Lefebvre is particularly proud of the company’s Mr. Sub brand. Founded in Toronto in 1968, the once-dominant chain was hemorrhaging sales and floundering against the competition when MTY acquired the brand and its 338 locations in 2011 for $23 million. MTY promptly closed underperforming stores, tweaked the logo, urged franchisees to renovate and freshened up its menu—in large part by introducing antibiotic-free meats to its counters. In 2017, the brand was awarded the top healthy choice award by U.S. market research group NPD. Today, its franchisees are smaller in number but no longer restive about the brand’s future. “Franchising is easy when your franchisees are making money, because then they’ll talk to their friends, they’ll want a second store. Word of mouth is the best tool for us,” Lefebvre says, noting that’s true of all their brands.

Even a cursory look at MTY Group’s stable shows a noticeable theme. Its restaurants are middle-sized and, more often than not, slightly more expensive than their larger competitors. While this is part design—acquiring, say, a Tim Hortons-sized brand would tax even MTY’s resources—the tactic has its challenges. 

Lefebvre gives the example of Country Style, the comparatively quaint coffee-and-doughnut chain. MTY Group bought it in 2009, and all was fine until about two years later, when McDonald’s decided to caffeinate, introducing its McCafé concept nationwide. “They came in with a great product at a good price point with amazing convenience. And then, to make sure they killed us properly, they made their coffee free. You can’t compete with free,” Lefebvre says. “Any good initiative we came up with, they came out with something stronger. We tried all-day breakfast, and they brought it in three months later.” Competition was likewise tough in the sushi trade when MTY bought Sushi Shop. “There were lots of new entrants in the market, and people weren’t buying as much as they are today,” he says. “The brand spiralled down. It was really difficult.” In addition to revamping the menu, they introduced pictures of the sushi to help novices, and within four years had engineered a turnaround.

For all its might and growth, another potential Achilles heel lies in a key part of MTY Group’s business plan: namely, the shopping centres where the vast majority of its brands ply their trade. 

“Millennials want an experience, and restaurants and eating are a big part of that.”

A 2017 Credit Suisse report estimated that up to 25 per cent of shopping malls in the U.S. would close in the following five years, as online sales wreaked havoc on the likes of Sears, Target and other massive retail stores anchoring these erstwhile monuments to suburbia. “America’s malls are rotting away,” read a 2017 CNN headline. In Canada, the issue is exacerbated by a lower population density coupled with higher food costs.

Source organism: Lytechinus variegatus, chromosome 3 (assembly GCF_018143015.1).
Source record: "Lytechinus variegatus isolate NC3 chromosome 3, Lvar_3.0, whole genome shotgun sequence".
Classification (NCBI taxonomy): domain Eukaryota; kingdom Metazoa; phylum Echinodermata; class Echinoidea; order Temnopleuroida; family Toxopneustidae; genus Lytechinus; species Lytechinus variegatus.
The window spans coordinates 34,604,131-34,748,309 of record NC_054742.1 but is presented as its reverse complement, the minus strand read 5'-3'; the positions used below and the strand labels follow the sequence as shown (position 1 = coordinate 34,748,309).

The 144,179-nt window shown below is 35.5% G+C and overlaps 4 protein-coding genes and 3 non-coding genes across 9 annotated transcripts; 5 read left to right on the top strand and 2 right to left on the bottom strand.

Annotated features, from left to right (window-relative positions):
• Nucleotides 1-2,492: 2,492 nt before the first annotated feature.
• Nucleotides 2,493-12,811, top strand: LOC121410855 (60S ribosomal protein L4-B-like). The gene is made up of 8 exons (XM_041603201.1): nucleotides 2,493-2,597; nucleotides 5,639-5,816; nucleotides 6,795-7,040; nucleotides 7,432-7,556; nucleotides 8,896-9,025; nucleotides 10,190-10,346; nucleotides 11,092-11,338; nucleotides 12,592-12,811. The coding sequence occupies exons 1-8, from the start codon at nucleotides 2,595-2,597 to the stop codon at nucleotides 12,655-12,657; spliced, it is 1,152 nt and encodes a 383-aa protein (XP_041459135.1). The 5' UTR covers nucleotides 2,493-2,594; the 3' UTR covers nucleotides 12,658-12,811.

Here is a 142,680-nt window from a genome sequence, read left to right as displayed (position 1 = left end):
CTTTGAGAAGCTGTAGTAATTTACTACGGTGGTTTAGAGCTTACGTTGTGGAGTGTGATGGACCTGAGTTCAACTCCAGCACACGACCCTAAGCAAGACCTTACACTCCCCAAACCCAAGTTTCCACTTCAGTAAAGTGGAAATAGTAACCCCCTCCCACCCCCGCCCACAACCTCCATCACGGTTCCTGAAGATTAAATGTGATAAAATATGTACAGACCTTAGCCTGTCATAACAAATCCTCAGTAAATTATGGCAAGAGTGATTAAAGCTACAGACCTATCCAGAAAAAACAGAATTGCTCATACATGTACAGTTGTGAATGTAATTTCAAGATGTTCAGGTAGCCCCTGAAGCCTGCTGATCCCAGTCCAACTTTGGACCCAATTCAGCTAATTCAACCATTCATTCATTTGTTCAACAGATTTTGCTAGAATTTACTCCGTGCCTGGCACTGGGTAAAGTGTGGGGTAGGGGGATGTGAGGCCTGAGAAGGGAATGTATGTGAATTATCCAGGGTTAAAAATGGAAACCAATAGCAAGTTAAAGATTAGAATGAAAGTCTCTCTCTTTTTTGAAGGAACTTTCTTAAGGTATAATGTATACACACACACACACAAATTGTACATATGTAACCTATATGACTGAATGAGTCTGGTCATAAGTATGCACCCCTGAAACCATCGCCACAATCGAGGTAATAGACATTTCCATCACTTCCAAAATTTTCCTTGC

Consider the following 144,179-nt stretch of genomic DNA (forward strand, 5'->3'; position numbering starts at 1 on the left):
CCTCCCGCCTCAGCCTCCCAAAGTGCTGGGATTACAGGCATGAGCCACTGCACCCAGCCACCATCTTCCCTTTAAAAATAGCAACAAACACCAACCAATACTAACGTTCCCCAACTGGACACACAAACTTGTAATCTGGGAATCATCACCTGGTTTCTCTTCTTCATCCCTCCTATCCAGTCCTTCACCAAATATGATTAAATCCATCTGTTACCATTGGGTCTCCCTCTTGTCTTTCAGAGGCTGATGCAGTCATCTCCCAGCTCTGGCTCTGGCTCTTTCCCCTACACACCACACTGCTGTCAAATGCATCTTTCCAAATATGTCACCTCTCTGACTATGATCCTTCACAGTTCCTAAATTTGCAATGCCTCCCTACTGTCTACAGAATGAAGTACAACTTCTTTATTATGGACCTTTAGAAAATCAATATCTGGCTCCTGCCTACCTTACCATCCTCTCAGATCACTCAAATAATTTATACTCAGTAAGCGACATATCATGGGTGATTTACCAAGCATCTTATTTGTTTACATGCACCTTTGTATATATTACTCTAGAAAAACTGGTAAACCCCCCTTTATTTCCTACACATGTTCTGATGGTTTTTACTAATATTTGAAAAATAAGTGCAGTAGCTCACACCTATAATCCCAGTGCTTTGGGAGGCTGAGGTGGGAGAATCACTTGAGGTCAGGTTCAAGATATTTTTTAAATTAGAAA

Yet industry specialists see the transformation, not the death, of shopping malls in Canada and beyond. The modern indoor mall, birthed in a Minneapolis suburb in 1952, was centered around retail; food courts, somewhat begrudgingly shoved in the basement, largely existed as hunger-staving detours to the bathrooms.

Today, many successful malls have reversed the equation, with restaurants, not retail, often providing the centre of the mall experience. “Consumers have changed. They’re not there to just buy something. Millennials want an experience, and restaurants and eating are a big part of that,” says Bob McMahon, CPA and National Retail and Consumer Business Leader at BDO Canada. 

As an example, McMahon points to Yorkdale Shopping Centre. In the last few years, suburban Toronto’s sprawling and perpetually packed mall has made marquees of restaurants like Tora sushi, Restoration Hardware Courtyard Café and the Ladurée tea salon—promoting them as a reason to visit. (MTY Group brands like Scores and Houston Avenue Bar & Grill are more likely to be family destinations than shopping-break nosh.)

“Yorkdale is known for being ahead of the curve in attracting consumers. The experience these restaurants provide the consumer, it drives traffic,” says McMahon. “Malls have to change. It can’t be just 50 small retail stores drawing the consumer because the evidence shows that food draws the consumer, regardless of whether it’s quick-service or sit-down or a longer stay. People buy more from the mall if they have good food.”

Malls also need to constantly refresh to stay current. Not coincidentally, York­dale Mall is home to five MTY Group brands, including Big Smoke Burger, Jugo Juice and Thai Express, the ubiquitous, Montreal-based chain of noodles-and-chicken joints purchased by the company in 2004. “We’ve managed to keep things young and current,” says Lefebvre. “It’s a younger clientele now than when we bought them.”

Stanley Ma is a self-taught businessman who has lived by and prospered from his gut instincts. In Eric Lefebvre he found an ideal successor who was nonetheless his polar opposite: a buttoned-down, soft-spoken French-Canadian with a raft of letters after his name.

Under Lefebvre, the company has focused on keeping MTY Group in a state of constant rejuvenation. It worked for Sushi Shop. It’s working for Mr. Sub. And he has good evidence it’s working for Thai Express. “My two teenagers crave Thai Express. That’s a good sign. It means we have a new generation who crave it, and that our demographic isn’t getting older.”